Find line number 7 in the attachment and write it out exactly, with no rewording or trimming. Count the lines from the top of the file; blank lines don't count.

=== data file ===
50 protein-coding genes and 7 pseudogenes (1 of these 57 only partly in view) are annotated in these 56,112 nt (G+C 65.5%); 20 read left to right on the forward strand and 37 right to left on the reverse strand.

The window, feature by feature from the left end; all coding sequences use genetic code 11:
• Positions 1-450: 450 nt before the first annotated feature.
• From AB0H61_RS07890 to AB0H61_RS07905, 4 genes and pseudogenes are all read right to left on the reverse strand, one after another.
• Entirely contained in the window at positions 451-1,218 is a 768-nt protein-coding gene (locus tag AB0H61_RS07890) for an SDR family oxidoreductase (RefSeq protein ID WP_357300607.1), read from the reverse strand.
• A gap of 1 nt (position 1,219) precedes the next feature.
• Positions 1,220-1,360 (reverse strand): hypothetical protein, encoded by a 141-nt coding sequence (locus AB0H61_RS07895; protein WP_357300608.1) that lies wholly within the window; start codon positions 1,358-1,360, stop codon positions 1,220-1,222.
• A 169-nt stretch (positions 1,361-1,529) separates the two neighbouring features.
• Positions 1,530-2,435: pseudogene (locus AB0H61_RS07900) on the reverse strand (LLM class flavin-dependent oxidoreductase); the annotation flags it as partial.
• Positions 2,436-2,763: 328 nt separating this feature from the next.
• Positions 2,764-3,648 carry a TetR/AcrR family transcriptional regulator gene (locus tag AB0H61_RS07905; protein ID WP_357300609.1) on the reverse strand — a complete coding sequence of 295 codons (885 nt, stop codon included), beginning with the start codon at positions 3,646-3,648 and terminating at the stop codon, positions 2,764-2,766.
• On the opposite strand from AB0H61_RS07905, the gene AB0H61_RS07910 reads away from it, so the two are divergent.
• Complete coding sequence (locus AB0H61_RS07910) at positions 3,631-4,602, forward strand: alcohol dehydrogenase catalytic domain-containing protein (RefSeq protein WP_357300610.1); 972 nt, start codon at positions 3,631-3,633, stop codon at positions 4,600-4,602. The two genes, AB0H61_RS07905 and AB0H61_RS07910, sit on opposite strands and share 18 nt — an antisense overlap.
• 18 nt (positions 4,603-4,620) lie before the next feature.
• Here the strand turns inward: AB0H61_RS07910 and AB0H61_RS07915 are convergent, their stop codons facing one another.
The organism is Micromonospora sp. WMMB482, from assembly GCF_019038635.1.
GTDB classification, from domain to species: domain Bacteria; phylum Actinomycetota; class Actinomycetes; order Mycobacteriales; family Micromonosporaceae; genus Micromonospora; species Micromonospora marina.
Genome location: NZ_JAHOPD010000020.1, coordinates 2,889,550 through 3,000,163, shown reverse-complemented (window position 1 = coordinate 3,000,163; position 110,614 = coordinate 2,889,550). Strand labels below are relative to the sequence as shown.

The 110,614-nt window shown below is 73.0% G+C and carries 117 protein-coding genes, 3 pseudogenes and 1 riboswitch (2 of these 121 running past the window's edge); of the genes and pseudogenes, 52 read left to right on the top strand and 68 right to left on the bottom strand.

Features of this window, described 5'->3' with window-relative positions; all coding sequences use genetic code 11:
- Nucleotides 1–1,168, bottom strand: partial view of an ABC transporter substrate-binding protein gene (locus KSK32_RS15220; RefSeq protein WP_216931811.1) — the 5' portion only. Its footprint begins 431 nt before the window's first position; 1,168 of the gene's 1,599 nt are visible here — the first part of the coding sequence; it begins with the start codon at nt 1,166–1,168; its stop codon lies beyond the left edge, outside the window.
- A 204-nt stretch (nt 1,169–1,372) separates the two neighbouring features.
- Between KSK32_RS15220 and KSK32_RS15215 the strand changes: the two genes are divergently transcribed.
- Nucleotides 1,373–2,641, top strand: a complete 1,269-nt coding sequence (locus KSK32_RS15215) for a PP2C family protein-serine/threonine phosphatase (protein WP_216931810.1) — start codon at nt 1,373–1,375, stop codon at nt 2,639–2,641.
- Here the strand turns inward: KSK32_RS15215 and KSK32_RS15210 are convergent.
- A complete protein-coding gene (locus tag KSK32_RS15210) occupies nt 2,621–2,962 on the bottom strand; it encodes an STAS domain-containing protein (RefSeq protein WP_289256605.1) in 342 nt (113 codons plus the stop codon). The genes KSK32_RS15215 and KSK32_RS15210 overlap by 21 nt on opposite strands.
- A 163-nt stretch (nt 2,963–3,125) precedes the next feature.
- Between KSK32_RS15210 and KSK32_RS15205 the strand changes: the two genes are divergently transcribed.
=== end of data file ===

• Positions 1,220-1,360 (reverse strand): hypothetical protein, encoded by a 141-nt coding sequence (locus AB0H61_RS07895; protein WP_357300608.1) that lies wholly within the window; start codon positions 1,358-1,360, stop codon positions 1,220-1,222.